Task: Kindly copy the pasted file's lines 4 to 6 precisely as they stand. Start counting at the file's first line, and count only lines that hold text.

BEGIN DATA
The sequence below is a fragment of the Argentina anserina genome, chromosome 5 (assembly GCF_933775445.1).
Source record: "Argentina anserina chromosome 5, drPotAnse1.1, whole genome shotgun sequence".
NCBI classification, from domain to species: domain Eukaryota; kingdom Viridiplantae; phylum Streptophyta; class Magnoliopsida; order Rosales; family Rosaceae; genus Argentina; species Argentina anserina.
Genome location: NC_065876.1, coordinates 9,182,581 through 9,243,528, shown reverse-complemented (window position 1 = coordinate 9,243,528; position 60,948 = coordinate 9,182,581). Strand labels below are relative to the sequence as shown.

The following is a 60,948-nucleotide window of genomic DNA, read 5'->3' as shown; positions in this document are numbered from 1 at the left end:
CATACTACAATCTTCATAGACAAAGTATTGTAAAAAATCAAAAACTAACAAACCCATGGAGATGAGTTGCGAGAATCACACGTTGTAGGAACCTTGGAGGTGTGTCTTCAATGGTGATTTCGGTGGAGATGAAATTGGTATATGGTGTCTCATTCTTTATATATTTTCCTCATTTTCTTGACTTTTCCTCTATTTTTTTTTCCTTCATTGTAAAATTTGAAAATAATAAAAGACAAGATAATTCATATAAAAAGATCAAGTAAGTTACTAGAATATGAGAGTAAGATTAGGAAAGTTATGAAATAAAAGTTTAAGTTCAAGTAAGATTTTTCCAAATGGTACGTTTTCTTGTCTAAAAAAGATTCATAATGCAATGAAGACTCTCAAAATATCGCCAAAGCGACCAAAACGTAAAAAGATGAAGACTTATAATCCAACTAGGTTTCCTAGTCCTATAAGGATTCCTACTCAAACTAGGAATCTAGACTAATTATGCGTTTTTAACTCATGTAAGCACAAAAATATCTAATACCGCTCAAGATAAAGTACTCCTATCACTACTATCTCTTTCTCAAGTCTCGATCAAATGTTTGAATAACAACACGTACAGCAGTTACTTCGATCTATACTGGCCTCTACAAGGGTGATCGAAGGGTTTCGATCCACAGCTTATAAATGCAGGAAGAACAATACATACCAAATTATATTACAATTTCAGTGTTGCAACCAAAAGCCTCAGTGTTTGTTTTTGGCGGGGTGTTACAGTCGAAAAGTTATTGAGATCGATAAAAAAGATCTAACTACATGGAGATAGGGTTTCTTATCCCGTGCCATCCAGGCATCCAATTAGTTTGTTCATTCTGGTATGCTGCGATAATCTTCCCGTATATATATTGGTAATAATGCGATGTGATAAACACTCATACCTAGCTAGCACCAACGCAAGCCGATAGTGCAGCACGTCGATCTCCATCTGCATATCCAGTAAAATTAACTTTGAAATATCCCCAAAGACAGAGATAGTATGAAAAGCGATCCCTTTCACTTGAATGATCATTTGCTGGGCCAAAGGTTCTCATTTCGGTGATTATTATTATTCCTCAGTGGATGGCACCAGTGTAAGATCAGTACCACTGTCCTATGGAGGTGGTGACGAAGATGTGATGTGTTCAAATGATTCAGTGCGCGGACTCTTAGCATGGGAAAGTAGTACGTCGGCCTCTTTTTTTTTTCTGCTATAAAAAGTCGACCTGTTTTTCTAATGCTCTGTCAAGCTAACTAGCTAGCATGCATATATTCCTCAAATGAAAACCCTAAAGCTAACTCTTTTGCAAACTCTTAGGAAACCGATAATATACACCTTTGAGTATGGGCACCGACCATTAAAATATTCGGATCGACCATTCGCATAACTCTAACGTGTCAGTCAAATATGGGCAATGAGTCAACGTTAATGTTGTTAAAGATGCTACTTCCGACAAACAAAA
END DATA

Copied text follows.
Genome location: NC_065876.1, coordinates 9,182,581 through 9,243,528, shown reverse-complemented (window position 1 = coordinate 9,243,528; position 60,948 = coordinate 9,182,581). Strand labels below are relative to the sequence as shown.

The following is a 60,948-nucleotide window of genomic DNA, read 5'->3' as shown; positions in this document are numbered from 1 at the left end:
CATACTACAATCTTCATAGACAAAGTATTGTAAAAAATCAAAAACTAACAAACCCATGGAGATGAGTTGCGAGAATCACACGTTGTAGGAACCTTGGAGGTGTGTCTTCAATGGTGATTTCGGTGGAGATGAAATTGGTATATGGTGTCTCATTCTTTATATATTTTCCTCATTTTCTTGACTTTTCCTCTATTTTTTTTTCCTTCATTGTAAAATTTGAAAATAATAAAAGACAAGATAATTCATATAAAAAGATCAAGTAAGTTACTAGAATATGAGAGTAAGATTAGGAAAGTTATGAAATAAAAGTTTAAGTTCAAGTAAGATTTTTCCAAATGGTACGTTTTCTTGTCTAAAAAAGATTCATAATGCAATGAAGACTCTCAAAATATCGCCAAAGCGACCAAAACGTAAAAAGATGAAGACTTATAATCCAACTAGGTTTCCTAGTCCTATAAGGATTCCTACTCAAACTAGGAATCTAGACTAATTATGCGTTTTTAACTCATGTAAGCACAAAAATATCTAATACCGCTCAAGATAAAGTACTCCTATCACTACTATCTCTTTCTCAAGTCTCGATCAAATGTTTGAATAACAACACGTACAGCAGTTACTTCGATCTATACTGGCCTCTACAAGGGTGATCGAAGGGTTTCGATCCACAGCTTATAAATGCAGGAAGAACAATACATACCAAATTATATTACAATTTCAGTGTTGCAACCAAAAGCCTCAGTGTTTGTTTTTGGCGGGGTGTTACAGTCGAAAAGTTATTGAGATCGATAAAAAAGATCTAACTACATGGAGATAGGGTTTCTTATCCCGTGCCATCCAGGCATCCAATTAGTTTGTTCATTCTGGTATGCTGCGATAATCTTCCCGTATATATATTGGTAATAATGCGATGTGATAAACACTCATACCTAGCTAGCACCAACGCAAGCCGATAGTGCAGCACGTCGATCTCCATCTGCATATCCAGTAAAATTAACTTTGAAATATCCCCAAAGACAGAGATAGTATGAAAAGCGATCCCTTTCACTTGAATGATCATTTGCTGGGCCAAAGGTTCTCATTTCGGTGATTATTATTATTCCTCAGTGGATGGCACCAGTGTAAGATCAGTACCACTGTCCTATGGAGGTGGTGACGAAGATGTGATGTGTTCAAATGATTCAGTGCGCGGACTCTTAGCATGGGAAAGTAGTACGTCGGCCTCTTTTTTTTTTCTGCTATAAAAAGTCGACCTGTTTTTCTAATGCTCTGTCAAGCTAACTAGCTAGCATGCATATATTCCTCAAATGAAAACCCTAAAGCTAACTCTTTTGCAAACTCTTAGGAAACCGATAATATACACCTTTGAGTATGGGCACCGACCATTAAAATATTCGGATCGACCATTCGCATAACTCTAACGTGTCAGTCAAATATGGGCAATGAGTCAACGTTAATGTTGTTAAAGATGCTACTTCCGACAAACAAAA